US8202259B2 (en) 2005-03-04 2012-06-19 C. R. Bard, Inc. Systems and methods for identifying an access port
US8585663B2 (en) 2005-03-04 2013-11-19 C. R. Bard, Inc. Access port identification systems and methods
US8998860B2 (en) 2005-03-04 2015-04-07 C. R. Bard, Inc. Systems and methods for identifying an access port
US8382723B2 (en) 2005-03-04 2013-02-26 C. R. Bard, Inc. Access port identification systems and methods
US8382724B2 (en) 2005-03-04 2013-02-26 C. R. Bard, Inc. Systems and methods for radiographically identifying an access port
US8939947B2 (en) 2005-03-04 2015-01-27 C. R. Bard, Inc. Systems and methods for radiographically identifying an access port
US8805478B2 (en) 2005-04-27 2014-08-12 C. R. Bard, Inc. Methods of performing a power injection procedure including identifying features of a subcutaneously implanted access port for delivery of contrast media
US8641688B2 (en) 2005-04-27 2014-02-04 C. R. Bard, Inc. Assemblies for identifying a power injectable access port
US8545460B2 (en) 2005-04-27 2013-10-01 C. R. Bard, Inc. Infusion apparatuses and related methods
US9421352B2 (en) 2005-04-27 2016-08-23 C. R. Bard, Inc. Infusion apparatuses and methods of use
US9937337B2 (en) 2005-04-27 2018-04-10 C. R. Bard, Inc. Assemblies for identifying a power injectable access port
US8641676B2 (en) 2005-04-27 2014-02-04 C. R. Bard, Inc. Infusion apparatuses and methods of use
US8025639B2 (en) 2005-04-27 2011-09-27 C. R. Bard, Inc. Methods of power injecting a fluid through an access port
US8475417B2 (en) 2005-04-27 2013-07-02 C. R. Bard, Inc. Assemblies for identifying a power injectable access port
US9265912B2 (en) 2006-11-08 2016-02-23 C. R. Bard, Inc. Indicia informative of characteristics of insertable medical devices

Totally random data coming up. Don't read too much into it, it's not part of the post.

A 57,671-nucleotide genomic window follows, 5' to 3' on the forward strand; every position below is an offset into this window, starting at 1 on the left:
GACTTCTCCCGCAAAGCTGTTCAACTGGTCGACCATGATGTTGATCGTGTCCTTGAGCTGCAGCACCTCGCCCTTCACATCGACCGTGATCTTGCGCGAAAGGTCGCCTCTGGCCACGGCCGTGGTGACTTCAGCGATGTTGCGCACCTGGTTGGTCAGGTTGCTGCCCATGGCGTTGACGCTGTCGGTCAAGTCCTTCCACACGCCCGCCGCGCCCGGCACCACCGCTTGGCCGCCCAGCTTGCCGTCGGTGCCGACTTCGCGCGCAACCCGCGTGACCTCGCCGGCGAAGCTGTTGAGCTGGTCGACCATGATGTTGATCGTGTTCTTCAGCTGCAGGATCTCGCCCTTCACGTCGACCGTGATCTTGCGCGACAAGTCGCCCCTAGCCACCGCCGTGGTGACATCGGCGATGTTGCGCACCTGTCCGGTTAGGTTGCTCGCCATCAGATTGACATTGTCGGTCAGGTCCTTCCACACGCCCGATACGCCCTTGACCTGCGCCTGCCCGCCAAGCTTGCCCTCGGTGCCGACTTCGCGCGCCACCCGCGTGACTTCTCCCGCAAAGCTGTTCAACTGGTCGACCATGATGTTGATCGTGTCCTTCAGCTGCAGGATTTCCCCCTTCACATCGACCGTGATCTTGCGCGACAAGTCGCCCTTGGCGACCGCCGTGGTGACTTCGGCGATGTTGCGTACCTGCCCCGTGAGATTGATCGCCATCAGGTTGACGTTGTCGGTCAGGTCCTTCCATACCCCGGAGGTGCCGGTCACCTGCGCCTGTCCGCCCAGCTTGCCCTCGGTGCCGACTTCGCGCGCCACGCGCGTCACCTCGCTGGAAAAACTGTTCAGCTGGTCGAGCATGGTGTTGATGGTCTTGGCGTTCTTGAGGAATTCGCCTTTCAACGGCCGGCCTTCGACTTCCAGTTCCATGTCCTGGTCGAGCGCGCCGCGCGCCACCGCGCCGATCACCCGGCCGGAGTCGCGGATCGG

US20080108949A1 (en) * 2006-11-08 2008-05-08 C. R. Bard, Inc. Resource information key for an insertable medical device
US9642986B2 (en) 2006-11-08 2017-05-09 C. R. Bard, Inc. Resource information key for an insertable medical device
US8257325B2 (en) 2007-06-20 2012-09-04 Medical Components, Inc. Venous access port with molded and/or radiopaque indicia
US8852160B2 (en) 2007-06-20 2014-10-07 Medical Components, Inc. Venous access port with molded and/or radiopaque indicia
US9533133B2 (en) 2007-06-20 2017-01-03 Medical Components, Inc. Venous access port with molded and/or radiopaque indicia
US8021324B2 (en) 2007-07-19 2011-09-20 Medical Components, Inc. Venous access port assembly with X-ray discernable indicia
US9517329B2 (en) 2007-07-19 2016-12-13 Medical Components, Inc. Venous access port assembly with X-ray discernable indicia
US9610432B2 (en) 2007-07-19 2017-04-04 Innovative Medical Devices, Llc Venous access port assembly with X-ray discernable indicia
US9579496B2 (en) 2007-11-07 2017-02-28 C. R. Bard, Inc. Radiopaque and septum-based indicators for a multi-lumen implantable port
US20090156928A1 (en) * 2007-11-07 2009-06-18 C. R. Bard, Inc. Radiopaque and septum-based indicators for a multi-lumen implantable port
US8932271B2 (en) 2008-11-13 2015-01-13 C. R. Bard, Inc. Implantable medical devices including septum-based indicators
US20110009828A1 (en) * 2009-07-07 2011-01-13 C.R.Bard, Inc. Extensible internal bolster for a medical device
US8715244B2 (en) 2009-07-07 2014-05-06 C. R. Bard, Inc. Extensible internal bolster for a medical device
US9950150B2 (en) 2009-10-16 2018-04-24 Smiths Medical Asd, Inc. Portal with septum embedded indicia
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US9248268B2 (en) 2009-11-17 2016-02-02 C. R. Bard, Inc. Overmolded access port including anchoring and identification features
US20110118677A1 (en) * 2009-11-17 2011-05-19 C. R. Bard, Inc. Overmolded access port including anchoring and identification features
WO2012024783A1 (en) * 2010-08-25 2012-03-01 Halifax Biomedical Inc. A method of detecting movement between an implant and a bone
US9622712B2 (en) 2010-08-25 2017-04-18 Halifax Biomedical Inc. Method of detecting movement between an implant and a bone
USD682416S1 (en) 2010-12-30 2013-05-14 C. R. Bard, Inc. Implantable access port
USD676955S1 (en) 2010-12-30 2013-02-26 C. R. Bard, Inc. Implantable access port
ES2400120R1 (en) * 2011-06-15 2013-04-24 Mba Incorporado S L Device for insertion of markers in inserts surgical tantalum.
WO2014149295A1 (en) * 2013-03-15 2014-09-25 W. L. Gore & Associates, Inc. Prosthetic heart valve leaflet adapted for external imaging
US10016585B2 (en) 2015-06-24 2018-07-10 Bard Peripheral Vascular, Inc. Assemblies for identifying a power injectable access port